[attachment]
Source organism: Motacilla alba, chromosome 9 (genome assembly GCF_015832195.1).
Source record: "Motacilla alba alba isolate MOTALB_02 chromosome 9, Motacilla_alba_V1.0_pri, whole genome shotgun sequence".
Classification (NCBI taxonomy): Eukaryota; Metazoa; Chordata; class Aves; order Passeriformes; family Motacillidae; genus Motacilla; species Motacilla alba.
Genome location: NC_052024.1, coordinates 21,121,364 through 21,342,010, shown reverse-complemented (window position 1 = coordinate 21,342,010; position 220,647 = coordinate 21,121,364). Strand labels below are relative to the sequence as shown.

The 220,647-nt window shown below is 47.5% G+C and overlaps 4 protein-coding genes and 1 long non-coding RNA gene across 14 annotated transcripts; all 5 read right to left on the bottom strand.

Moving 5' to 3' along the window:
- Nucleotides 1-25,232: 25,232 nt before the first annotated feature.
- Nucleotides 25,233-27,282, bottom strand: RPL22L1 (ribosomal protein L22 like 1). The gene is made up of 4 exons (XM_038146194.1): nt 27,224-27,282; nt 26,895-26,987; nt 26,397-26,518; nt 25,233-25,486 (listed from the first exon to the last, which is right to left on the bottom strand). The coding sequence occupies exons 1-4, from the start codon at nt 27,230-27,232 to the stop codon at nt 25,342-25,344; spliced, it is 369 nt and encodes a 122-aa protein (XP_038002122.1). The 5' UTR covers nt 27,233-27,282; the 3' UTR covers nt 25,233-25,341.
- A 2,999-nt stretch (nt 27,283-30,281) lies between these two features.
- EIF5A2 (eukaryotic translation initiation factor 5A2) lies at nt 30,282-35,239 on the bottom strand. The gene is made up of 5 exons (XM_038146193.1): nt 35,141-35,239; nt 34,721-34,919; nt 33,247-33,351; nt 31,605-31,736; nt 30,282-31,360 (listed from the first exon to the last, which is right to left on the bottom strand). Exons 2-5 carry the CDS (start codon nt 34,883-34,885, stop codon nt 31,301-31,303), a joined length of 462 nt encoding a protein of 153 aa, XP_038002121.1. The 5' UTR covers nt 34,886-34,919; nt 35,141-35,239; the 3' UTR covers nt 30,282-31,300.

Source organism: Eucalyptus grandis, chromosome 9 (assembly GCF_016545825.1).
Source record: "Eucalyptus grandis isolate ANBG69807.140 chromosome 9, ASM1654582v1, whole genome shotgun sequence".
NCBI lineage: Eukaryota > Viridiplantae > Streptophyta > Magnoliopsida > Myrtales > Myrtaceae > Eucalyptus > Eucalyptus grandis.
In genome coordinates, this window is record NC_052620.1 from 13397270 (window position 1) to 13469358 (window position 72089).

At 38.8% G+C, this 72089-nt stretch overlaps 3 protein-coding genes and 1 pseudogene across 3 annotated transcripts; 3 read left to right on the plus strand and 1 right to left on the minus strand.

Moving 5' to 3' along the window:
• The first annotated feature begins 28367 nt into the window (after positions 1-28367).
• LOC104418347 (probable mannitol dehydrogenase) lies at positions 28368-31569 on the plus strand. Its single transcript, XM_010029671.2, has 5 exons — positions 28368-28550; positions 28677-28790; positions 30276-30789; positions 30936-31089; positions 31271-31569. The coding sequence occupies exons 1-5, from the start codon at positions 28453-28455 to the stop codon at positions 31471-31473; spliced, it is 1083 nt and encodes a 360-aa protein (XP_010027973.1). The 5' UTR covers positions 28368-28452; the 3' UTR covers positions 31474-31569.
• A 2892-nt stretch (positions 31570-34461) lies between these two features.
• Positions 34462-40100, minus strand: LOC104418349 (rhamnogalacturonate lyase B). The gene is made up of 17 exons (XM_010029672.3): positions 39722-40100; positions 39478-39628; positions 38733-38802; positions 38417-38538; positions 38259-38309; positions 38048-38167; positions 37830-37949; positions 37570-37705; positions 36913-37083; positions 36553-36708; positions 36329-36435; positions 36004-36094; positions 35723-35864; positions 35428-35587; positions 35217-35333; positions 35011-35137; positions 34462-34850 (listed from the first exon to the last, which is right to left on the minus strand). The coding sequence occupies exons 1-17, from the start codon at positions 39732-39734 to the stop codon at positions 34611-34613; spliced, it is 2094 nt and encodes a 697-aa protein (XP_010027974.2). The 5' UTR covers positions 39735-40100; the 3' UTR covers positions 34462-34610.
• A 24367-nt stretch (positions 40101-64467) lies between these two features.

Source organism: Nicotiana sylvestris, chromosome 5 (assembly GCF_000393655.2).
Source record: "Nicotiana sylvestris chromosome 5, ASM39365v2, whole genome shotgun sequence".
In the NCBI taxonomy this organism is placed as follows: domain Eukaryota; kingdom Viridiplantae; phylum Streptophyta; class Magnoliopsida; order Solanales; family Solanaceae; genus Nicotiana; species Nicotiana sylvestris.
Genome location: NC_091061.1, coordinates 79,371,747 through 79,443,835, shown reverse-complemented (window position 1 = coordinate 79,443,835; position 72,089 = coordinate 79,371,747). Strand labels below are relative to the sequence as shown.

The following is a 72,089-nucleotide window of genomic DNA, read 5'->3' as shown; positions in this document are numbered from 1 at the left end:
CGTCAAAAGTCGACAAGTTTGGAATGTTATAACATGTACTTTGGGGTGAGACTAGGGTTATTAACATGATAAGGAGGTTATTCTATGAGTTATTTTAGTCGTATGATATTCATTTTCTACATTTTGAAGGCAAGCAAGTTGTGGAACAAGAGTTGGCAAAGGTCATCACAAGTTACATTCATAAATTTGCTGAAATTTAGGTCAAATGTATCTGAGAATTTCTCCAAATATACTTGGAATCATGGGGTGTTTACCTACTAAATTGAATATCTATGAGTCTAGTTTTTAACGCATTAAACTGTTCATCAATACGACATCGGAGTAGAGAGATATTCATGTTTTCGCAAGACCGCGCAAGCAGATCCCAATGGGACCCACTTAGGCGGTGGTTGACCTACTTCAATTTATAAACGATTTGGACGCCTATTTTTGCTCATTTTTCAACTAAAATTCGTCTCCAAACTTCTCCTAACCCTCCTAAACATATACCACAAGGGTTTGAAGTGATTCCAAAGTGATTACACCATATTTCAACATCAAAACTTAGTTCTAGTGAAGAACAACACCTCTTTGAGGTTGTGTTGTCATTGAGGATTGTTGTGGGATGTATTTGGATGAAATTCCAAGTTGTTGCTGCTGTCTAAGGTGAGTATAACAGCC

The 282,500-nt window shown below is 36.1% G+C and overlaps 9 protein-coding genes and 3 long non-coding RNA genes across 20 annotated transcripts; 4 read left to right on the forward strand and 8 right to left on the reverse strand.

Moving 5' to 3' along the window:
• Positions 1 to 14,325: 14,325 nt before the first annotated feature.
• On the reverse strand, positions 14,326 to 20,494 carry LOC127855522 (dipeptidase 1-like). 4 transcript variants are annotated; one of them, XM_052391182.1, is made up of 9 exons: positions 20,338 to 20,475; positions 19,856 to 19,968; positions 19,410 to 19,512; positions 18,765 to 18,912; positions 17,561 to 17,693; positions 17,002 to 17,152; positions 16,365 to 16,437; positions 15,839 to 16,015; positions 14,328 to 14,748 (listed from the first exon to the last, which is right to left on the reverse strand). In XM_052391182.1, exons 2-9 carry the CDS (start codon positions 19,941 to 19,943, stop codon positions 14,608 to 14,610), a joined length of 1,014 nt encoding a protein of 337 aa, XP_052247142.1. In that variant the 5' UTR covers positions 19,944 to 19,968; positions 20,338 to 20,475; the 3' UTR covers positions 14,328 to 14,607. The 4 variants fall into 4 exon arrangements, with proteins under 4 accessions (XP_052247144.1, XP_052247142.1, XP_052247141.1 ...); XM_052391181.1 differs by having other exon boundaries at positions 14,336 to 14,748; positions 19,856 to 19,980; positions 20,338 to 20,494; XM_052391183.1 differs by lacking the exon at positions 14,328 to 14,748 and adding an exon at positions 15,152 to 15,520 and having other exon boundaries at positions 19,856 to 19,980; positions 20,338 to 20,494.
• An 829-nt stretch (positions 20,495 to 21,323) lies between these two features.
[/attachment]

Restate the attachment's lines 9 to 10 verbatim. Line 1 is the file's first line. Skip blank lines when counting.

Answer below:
- A 2,999-nt stretch (nt 27,283-30,281) lies between these two features.
- EIF5A2 (eukaryotic translation initiation factor 5A2) lies at nt 30,282-35,239 on the bottom strand. The gene is made up of 5 exons (XM_038146193.1): nt 35,141-35,239; nt 34,721-34,919; nt 33,247-33,351; nt 31,605-31,736; nt 30,282-31,360 (listed from the first exon to the last, which is right to left on the bottom strand). Exons 2-5 carry the CDS (start codon nt 34,883-34,885, stop codon nt 31,301-31,303), a joined length of 462 nt encoding a protein of 153 aa, XP_038002121.1. The 5' UTR covers nt 34,886-34,919; nt 35,141-35,239; the 3' UTR covers nt 30,282-31,300.